Thanks to the endless determination of parents to keep baby bottoms dry, Kimberly-Clark’s Huggies diapers brand has become a global powerhouse, with billions of dollars in annual sales. But the target consumers for one of the company’s latest diaper lines aren’t infants—or even their aged grandparents. Instead, ads for its Depend Silhouette line of disposable incontinence briefs feature laughing, long-legged models who look barely over 40. The personal-care giant has been aggressively running the fashion-style marketing pitches in mainstream magazines and on television, because adult incontinence is a market that’s recently become too big—and lucrative—to remain in the shadows.
“We’re trying to make the product more normal, and even fun, with real people in our ads saying, ‘Hey, I have bladder leakage, and it’s no big deal,’ ” says Jay Gottleib, head of Kimberly-Clark’s adult and feminine-care business in North America.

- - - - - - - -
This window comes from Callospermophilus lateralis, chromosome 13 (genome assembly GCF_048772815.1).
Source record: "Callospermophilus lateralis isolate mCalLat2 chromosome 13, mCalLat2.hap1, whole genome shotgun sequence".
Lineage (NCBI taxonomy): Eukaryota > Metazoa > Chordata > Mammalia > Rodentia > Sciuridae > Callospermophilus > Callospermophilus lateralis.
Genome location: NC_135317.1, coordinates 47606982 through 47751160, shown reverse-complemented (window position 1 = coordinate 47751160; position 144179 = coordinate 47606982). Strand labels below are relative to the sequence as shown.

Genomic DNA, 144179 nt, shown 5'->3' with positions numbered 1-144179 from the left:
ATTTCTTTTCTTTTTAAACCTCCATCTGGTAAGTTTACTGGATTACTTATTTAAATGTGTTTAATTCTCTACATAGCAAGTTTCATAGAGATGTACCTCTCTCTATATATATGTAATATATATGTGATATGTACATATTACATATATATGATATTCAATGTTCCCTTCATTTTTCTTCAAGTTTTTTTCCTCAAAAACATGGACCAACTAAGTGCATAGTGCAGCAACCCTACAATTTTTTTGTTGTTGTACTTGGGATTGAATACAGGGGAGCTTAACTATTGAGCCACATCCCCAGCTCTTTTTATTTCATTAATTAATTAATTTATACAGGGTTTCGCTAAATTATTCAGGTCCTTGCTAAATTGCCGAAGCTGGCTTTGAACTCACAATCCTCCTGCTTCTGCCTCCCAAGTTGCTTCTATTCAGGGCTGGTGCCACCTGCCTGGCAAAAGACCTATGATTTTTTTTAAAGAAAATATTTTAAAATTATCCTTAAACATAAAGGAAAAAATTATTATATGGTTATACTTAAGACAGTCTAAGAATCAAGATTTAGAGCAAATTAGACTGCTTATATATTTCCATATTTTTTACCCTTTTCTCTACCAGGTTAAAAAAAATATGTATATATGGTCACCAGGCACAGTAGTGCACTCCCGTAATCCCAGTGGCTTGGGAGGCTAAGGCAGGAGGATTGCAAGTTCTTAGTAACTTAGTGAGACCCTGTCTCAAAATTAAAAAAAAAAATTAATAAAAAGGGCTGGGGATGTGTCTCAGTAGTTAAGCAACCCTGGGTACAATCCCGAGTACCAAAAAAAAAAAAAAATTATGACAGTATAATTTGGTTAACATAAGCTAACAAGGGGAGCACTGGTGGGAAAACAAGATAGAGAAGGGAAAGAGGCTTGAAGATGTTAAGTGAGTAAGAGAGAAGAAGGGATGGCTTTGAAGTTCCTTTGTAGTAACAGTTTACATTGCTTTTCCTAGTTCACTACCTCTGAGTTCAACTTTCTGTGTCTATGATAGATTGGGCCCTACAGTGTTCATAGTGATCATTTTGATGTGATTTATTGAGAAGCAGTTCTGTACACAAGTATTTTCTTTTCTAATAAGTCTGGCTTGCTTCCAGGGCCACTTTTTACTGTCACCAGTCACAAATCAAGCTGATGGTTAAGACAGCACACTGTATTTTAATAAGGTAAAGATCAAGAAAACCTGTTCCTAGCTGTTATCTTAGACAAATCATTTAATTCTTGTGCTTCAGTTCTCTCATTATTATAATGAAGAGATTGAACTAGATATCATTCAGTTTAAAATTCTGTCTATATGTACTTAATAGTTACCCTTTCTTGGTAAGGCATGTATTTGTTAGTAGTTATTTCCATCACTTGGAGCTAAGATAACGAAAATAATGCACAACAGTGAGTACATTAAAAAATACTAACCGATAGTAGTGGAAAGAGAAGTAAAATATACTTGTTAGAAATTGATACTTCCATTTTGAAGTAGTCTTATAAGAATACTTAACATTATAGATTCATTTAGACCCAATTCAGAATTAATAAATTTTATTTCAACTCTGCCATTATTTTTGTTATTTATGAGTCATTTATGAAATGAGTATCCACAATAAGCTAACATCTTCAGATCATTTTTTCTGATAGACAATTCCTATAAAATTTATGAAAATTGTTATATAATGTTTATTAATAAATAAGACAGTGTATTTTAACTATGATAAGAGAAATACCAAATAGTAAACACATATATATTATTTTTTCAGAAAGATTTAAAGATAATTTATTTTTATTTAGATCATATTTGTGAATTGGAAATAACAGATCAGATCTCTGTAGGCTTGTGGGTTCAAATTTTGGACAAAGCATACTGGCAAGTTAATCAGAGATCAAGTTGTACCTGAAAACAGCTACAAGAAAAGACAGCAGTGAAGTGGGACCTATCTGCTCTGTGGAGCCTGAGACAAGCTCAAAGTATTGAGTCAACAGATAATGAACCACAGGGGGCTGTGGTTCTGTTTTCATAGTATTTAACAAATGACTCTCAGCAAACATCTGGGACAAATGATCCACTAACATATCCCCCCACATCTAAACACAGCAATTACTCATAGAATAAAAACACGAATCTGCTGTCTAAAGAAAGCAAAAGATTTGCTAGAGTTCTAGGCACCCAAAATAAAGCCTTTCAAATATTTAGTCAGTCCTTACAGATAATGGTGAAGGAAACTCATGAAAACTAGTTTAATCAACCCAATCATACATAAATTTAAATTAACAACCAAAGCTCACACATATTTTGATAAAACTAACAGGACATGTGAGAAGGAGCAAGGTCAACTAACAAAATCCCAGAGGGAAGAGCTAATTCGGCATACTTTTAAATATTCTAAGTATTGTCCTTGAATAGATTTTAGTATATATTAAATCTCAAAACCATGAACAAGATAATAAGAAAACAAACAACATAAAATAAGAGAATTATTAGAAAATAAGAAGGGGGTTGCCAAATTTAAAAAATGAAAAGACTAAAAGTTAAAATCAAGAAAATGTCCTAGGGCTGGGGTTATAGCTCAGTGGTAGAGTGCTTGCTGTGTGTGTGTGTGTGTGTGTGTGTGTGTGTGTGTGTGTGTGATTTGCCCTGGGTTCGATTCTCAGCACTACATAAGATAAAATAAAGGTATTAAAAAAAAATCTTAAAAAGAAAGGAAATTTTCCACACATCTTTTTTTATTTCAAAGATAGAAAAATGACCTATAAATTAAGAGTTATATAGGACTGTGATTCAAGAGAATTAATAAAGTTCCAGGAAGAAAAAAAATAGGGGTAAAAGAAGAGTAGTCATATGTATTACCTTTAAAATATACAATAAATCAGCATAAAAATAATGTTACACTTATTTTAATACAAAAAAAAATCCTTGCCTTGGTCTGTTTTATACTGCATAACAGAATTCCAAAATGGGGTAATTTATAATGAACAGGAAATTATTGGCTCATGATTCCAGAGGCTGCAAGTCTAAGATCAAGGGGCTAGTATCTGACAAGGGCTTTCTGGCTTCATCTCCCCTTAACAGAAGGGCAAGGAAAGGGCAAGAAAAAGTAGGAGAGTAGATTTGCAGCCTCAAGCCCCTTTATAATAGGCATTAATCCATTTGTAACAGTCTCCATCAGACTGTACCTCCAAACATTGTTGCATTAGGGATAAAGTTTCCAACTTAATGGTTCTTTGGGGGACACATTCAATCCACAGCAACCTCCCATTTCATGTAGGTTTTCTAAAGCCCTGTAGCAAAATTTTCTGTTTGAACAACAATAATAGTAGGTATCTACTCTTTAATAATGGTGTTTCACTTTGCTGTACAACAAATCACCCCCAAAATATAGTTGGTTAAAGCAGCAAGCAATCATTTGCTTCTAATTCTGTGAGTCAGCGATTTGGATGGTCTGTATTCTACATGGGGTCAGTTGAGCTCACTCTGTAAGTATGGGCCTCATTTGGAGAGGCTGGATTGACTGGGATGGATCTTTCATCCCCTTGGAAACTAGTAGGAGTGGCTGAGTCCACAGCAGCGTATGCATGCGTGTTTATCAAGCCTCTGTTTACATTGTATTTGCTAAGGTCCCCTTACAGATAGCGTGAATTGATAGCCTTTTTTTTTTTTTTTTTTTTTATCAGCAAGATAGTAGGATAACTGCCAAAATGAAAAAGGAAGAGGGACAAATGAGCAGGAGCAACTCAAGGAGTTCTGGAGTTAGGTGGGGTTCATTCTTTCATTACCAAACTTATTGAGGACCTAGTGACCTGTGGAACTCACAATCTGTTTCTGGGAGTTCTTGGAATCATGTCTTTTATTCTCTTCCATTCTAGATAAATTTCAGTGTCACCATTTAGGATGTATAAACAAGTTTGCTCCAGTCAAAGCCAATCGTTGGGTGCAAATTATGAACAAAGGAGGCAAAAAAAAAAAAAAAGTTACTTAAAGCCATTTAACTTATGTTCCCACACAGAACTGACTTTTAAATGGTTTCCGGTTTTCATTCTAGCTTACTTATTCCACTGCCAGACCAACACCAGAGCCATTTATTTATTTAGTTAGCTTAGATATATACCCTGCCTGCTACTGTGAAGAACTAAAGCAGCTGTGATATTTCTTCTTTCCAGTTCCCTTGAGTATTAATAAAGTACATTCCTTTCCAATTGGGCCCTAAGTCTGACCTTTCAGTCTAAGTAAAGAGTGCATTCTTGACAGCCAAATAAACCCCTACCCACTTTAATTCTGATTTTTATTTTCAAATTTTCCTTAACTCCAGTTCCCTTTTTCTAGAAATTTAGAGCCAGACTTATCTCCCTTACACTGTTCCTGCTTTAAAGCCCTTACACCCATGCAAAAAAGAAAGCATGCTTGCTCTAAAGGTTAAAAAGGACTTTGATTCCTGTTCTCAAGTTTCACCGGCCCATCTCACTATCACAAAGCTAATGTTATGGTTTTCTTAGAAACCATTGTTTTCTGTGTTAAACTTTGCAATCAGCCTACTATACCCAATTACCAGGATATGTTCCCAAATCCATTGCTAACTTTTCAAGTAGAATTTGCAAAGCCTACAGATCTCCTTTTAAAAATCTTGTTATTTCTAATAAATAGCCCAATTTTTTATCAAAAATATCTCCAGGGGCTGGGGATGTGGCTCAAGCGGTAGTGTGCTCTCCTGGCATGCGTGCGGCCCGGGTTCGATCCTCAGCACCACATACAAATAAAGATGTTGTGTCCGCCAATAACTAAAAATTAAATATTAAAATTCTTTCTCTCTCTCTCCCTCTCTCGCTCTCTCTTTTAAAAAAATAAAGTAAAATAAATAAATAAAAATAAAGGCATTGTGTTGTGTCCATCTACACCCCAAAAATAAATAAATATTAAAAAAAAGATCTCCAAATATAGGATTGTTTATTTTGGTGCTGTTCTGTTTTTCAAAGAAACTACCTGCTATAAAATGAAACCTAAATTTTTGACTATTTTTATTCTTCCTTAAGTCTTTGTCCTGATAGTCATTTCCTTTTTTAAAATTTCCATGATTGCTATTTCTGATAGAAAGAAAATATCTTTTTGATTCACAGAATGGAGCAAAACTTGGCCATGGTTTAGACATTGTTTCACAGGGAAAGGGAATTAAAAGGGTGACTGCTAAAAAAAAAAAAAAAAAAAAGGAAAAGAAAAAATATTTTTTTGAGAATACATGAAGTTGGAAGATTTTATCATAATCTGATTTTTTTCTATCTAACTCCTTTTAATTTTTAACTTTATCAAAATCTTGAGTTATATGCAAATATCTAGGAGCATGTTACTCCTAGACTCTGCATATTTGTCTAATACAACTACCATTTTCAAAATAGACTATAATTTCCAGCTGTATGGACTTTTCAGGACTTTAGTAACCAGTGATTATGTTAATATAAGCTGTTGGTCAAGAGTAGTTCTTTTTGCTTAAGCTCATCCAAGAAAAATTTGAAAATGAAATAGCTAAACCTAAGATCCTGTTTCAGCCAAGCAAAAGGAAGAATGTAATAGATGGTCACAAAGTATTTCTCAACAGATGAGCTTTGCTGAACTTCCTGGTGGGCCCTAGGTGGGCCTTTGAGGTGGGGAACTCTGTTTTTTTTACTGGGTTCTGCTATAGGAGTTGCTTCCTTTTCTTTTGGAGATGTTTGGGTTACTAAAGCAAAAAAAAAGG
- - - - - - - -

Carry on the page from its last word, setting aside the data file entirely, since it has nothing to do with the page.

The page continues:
Growth in the adult-diaper market is outpacing that of every other paper-based household staple in the U.S. Euromonitor International forecasts a 48 percent increase in sales in the category, to $2.7 billion in 2020 from $1.8 billion last year. That compares with expected growth of 2.6 percent, to $6.3 billion, during that period for baby diapers. And in only a decade, sales of diapers for adults could surpass those for babies at Kimberly-Clark and rival Procter & Gamble. As birthrates fall and life spans lengthen, the companies figure there’s plenty of room for expansion, because babies grow out of diapers, but incontinent adults usually don’t.
As many as 1 in 3 adults—more than 80 percent of them women—have bladder control issues, the Urology Care Foundation says. Causes include pregnancy and childbirth, health conditions such as diabetes and obesity, and changes that accompany aging, according to the Mayo Clinic.